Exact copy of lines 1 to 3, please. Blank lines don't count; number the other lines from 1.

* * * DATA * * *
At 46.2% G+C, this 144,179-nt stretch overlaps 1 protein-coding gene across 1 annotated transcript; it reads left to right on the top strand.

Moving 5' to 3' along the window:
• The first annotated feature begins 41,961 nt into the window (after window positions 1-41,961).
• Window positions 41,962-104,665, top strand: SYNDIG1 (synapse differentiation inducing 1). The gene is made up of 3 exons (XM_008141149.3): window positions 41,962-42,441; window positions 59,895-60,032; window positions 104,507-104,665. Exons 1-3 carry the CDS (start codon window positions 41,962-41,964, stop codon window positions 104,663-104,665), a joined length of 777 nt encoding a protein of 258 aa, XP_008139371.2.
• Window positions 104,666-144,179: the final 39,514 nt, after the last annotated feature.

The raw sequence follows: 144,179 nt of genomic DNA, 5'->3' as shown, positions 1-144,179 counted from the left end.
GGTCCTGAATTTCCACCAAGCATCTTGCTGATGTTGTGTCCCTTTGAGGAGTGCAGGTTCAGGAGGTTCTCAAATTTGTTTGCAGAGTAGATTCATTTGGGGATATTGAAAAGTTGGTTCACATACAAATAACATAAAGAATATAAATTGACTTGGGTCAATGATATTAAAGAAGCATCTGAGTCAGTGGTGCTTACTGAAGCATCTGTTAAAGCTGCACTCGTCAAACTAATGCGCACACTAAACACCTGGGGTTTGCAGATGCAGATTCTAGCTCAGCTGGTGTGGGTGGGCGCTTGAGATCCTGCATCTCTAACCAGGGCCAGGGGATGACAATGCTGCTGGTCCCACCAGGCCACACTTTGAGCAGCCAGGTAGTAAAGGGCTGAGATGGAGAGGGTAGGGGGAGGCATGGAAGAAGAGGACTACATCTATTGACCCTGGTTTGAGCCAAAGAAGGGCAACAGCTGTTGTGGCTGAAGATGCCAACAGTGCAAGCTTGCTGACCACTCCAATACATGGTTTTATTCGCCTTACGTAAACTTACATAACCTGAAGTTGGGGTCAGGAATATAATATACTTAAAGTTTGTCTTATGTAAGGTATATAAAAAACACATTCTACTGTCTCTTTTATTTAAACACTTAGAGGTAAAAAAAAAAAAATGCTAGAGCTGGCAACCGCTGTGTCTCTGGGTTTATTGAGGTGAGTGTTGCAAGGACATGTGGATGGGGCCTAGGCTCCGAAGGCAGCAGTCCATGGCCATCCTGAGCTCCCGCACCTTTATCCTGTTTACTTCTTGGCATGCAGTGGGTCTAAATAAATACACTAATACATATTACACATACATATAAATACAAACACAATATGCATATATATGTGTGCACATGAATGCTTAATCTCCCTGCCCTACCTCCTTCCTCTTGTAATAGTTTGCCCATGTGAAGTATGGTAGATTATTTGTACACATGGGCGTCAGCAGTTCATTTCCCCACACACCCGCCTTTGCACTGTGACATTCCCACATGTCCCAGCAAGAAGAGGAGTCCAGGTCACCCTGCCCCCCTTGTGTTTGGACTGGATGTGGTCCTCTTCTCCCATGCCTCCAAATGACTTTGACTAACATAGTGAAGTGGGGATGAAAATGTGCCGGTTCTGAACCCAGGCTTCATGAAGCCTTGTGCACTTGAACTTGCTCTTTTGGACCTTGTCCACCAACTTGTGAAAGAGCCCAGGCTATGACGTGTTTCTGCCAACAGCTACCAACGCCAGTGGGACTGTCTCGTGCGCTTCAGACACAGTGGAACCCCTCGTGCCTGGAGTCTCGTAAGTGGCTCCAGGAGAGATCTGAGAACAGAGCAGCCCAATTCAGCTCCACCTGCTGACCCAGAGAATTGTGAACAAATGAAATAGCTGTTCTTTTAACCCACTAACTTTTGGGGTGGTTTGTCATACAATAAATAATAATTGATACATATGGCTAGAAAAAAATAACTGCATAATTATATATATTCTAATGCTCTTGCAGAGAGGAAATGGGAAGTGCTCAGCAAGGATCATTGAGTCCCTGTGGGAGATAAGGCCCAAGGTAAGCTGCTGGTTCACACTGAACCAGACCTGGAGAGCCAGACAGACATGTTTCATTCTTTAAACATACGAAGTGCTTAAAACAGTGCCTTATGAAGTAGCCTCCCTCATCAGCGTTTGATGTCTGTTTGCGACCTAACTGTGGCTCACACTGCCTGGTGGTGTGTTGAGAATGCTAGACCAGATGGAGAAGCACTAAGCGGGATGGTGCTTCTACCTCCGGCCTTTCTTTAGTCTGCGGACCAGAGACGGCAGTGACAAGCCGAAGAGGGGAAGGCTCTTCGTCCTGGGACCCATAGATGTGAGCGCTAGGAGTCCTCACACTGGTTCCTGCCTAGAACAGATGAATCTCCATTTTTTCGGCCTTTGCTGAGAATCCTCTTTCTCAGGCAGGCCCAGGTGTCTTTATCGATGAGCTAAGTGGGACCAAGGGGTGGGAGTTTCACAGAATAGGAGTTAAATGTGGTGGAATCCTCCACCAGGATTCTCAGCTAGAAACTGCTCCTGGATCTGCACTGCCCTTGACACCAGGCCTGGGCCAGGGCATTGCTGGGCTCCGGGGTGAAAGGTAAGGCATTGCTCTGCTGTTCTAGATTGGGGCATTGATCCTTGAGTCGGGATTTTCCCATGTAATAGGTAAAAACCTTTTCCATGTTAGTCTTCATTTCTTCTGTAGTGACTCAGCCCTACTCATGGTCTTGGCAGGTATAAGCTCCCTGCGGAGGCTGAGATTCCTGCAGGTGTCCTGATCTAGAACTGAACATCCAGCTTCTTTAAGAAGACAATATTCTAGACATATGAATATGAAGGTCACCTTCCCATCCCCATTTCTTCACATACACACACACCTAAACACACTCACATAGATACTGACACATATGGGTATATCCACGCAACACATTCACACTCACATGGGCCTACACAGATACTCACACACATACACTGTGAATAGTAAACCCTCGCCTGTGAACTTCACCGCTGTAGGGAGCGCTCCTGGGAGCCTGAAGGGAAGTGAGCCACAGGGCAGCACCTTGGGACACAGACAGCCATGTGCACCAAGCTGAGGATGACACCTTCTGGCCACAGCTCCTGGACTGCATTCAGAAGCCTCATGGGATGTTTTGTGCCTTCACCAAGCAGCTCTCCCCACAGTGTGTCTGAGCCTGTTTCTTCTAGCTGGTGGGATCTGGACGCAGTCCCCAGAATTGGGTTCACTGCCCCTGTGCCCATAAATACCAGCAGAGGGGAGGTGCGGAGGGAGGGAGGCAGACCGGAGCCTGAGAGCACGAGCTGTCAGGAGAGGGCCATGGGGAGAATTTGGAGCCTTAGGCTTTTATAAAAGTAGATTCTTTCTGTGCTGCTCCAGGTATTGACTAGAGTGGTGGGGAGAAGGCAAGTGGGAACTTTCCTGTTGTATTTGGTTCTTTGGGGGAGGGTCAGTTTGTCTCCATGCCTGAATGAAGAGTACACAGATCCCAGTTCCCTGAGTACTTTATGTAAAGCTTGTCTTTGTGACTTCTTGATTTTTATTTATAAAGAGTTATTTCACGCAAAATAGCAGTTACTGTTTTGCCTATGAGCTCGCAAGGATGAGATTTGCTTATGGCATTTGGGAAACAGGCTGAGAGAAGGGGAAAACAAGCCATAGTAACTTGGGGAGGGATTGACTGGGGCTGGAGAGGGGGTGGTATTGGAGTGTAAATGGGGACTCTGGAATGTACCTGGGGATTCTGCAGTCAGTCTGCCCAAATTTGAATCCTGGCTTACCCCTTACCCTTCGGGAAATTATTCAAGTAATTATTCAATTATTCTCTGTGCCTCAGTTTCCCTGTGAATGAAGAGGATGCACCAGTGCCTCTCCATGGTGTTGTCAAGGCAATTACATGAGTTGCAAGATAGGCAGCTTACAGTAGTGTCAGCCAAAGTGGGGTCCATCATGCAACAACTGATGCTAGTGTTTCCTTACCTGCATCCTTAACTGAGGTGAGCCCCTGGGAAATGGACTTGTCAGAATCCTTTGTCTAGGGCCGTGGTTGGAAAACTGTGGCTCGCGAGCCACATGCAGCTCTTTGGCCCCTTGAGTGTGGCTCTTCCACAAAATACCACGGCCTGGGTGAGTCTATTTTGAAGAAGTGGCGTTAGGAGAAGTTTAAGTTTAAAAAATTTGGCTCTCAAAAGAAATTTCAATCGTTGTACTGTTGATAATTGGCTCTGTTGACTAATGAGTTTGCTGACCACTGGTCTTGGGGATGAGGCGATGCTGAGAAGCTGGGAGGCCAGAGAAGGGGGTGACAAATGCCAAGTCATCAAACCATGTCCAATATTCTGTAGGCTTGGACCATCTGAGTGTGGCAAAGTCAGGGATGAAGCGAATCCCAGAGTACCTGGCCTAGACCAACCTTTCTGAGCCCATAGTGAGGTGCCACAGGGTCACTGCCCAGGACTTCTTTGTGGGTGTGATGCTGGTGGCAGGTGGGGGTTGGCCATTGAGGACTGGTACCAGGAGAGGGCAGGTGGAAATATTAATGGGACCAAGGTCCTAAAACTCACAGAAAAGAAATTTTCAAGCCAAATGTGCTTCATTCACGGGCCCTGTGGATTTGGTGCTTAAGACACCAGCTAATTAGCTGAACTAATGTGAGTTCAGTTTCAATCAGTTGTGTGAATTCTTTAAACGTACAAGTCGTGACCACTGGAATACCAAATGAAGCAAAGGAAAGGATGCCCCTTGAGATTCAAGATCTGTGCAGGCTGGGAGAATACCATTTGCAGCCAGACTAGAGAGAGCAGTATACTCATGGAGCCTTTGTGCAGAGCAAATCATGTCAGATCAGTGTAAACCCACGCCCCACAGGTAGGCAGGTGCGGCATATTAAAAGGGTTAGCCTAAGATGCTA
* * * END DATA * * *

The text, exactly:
At 46.2% G+C, this 144,179-nt stretch overlaps 1 protein-coding gene across 1 annotated transcript; it reads left to right on the top strand.

Moving 5' to 3' along the window:
• The first annotated feature begins 41,961 nt into the window (after window positions 1-41,961).